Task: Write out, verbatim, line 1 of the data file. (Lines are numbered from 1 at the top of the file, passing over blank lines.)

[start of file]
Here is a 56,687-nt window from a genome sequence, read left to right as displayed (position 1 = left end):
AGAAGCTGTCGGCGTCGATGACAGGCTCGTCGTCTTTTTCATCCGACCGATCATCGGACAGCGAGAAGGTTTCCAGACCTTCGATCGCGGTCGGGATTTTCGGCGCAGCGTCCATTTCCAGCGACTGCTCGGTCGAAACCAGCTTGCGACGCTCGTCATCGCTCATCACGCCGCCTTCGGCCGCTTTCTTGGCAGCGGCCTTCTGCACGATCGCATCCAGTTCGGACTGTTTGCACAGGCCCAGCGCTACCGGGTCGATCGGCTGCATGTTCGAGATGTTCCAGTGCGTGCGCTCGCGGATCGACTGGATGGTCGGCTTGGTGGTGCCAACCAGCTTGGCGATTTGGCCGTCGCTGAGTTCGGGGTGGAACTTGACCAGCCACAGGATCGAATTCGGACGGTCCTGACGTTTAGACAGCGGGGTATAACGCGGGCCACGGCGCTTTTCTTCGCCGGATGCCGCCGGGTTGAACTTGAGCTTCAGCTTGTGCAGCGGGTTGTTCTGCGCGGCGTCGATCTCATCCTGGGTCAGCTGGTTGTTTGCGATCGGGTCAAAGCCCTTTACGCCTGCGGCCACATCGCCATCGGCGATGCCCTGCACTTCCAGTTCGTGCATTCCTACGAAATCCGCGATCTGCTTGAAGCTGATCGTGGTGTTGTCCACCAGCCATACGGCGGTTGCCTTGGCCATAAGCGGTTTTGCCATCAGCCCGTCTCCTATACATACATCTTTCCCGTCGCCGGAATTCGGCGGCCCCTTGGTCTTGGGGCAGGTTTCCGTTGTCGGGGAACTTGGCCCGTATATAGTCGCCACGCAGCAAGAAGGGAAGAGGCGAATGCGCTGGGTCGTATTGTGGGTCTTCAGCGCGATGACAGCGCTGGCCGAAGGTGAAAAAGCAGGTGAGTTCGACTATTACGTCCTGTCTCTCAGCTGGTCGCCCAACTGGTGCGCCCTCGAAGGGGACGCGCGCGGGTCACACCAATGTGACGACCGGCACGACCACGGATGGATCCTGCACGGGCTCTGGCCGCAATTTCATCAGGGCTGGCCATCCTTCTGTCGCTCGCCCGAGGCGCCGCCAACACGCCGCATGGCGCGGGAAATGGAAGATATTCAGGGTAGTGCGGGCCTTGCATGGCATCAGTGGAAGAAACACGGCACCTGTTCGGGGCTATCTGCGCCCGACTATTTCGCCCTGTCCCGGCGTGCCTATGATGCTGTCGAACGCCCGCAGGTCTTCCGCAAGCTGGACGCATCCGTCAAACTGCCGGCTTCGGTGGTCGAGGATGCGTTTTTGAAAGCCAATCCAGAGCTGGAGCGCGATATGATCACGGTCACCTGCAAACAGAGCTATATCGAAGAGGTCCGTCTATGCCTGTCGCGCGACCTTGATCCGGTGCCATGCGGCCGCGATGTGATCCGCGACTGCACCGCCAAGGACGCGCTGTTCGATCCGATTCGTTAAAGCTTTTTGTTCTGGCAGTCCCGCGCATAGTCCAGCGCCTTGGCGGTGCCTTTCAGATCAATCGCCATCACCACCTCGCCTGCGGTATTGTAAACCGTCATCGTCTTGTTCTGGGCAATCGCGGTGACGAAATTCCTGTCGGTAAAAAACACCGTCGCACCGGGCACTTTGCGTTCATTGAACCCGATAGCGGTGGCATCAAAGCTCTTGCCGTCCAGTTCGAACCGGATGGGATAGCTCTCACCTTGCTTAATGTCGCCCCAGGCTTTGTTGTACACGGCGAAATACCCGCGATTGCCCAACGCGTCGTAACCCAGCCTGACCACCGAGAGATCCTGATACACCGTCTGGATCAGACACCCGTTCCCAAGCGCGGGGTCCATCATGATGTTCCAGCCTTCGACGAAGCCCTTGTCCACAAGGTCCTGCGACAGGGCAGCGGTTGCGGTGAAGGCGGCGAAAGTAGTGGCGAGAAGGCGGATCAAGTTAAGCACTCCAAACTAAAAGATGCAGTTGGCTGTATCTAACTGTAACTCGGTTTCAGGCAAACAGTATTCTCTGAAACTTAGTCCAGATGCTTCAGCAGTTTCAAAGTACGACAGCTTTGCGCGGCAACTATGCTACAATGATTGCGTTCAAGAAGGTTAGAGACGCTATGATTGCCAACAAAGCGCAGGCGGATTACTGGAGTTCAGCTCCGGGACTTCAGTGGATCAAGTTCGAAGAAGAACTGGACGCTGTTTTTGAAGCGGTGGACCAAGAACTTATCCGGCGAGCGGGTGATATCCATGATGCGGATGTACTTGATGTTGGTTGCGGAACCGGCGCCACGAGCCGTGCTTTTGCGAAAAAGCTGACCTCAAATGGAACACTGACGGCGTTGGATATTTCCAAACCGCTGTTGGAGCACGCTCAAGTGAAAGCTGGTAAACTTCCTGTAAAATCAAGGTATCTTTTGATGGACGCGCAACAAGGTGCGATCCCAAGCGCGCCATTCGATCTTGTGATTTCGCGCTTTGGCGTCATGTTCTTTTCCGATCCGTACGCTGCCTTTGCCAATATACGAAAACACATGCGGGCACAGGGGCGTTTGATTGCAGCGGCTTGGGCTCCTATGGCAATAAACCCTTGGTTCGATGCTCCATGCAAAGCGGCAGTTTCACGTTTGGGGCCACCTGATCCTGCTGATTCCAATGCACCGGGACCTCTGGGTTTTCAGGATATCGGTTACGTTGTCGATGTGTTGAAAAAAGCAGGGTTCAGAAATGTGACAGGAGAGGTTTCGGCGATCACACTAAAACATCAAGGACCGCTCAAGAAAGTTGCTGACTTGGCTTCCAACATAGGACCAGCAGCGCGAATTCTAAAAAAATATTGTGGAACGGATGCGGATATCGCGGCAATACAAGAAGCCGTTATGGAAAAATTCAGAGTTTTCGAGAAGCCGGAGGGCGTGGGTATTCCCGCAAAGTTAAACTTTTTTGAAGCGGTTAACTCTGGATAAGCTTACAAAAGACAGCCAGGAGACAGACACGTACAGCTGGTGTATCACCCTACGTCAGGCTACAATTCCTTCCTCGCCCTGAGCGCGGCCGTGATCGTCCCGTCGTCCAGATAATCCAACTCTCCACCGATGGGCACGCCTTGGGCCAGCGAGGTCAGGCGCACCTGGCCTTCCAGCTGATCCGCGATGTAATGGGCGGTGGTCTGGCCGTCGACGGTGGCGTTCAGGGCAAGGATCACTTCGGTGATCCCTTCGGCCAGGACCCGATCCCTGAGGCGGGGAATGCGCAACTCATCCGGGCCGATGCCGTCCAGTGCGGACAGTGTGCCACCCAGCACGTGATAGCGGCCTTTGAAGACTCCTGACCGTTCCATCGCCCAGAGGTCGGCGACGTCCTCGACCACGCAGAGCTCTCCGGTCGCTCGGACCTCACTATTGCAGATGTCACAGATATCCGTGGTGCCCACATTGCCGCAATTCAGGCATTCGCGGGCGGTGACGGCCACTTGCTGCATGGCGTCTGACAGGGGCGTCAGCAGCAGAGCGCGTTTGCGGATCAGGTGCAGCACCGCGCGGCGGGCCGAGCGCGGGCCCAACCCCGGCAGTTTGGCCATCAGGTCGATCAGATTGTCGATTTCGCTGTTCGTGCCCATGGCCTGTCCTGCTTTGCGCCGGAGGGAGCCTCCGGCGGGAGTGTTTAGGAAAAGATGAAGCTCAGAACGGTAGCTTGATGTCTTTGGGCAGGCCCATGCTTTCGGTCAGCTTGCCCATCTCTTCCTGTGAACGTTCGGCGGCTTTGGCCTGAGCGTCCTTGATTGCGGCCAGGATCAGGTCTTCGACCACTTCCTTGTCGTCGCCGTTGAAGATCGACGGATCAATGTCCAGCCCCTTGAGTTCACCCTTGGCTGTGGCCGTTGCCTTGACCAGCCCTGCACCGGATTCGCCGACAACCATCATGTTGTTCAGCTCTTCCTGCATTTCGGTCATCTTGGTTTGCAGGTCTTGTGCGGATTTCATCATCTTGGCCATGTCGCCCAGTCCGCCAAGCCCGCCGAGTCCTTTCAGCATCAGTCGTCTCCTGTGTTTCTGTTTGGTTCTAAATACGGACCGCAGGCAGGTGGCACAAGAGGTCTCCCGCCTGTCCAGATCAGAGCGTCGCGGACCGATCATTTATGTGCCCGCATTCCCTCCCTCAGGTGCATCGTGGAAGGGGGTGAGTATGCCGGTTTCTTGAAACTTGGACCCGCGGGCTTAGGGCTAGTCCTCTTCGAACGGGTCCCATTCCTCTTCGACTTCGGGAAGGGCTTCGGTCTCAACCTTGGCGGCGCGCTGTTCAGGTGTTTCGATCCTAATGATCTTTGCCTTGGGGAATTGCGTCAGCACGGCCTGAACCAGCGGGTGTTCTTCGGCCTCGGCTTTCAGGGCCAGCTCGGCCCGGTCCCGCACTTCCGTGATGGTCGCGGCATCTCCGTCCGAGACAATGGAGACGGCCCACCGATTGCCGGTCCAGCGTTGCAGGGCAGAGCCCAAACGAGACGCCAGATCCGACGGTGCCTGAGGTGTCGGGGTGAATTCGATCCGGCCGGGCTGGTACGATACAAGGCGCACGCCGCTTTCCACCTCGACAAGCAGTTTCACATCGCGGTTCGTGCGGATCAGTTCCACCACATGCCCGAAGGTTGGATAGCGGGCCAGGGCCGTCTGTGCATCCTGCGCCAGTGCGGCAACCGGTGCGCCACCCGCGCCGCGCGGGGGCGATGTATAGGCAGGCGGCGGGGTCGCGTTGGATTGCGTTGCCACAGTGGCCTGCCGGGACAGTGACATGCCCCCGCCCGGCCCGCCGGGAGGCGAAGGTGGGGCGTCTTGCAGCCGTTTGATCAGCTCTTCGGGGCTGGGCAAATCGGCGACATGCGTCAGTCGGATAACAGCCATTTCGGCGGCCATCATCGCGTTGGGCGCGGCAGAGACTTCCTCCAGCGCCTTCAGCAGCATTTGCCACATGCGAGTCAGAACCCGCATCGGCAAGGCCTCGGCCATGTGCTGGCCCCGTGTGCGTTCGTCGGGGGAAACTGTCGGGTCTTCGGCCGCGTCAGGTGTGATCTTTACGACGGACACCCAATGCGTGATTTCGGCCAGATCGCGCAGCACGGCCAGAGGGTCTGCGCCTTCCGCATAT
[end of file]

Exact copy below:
Here is a 56,687-nt window from a genome sequence, read left to right as displayed (position 1 = left end):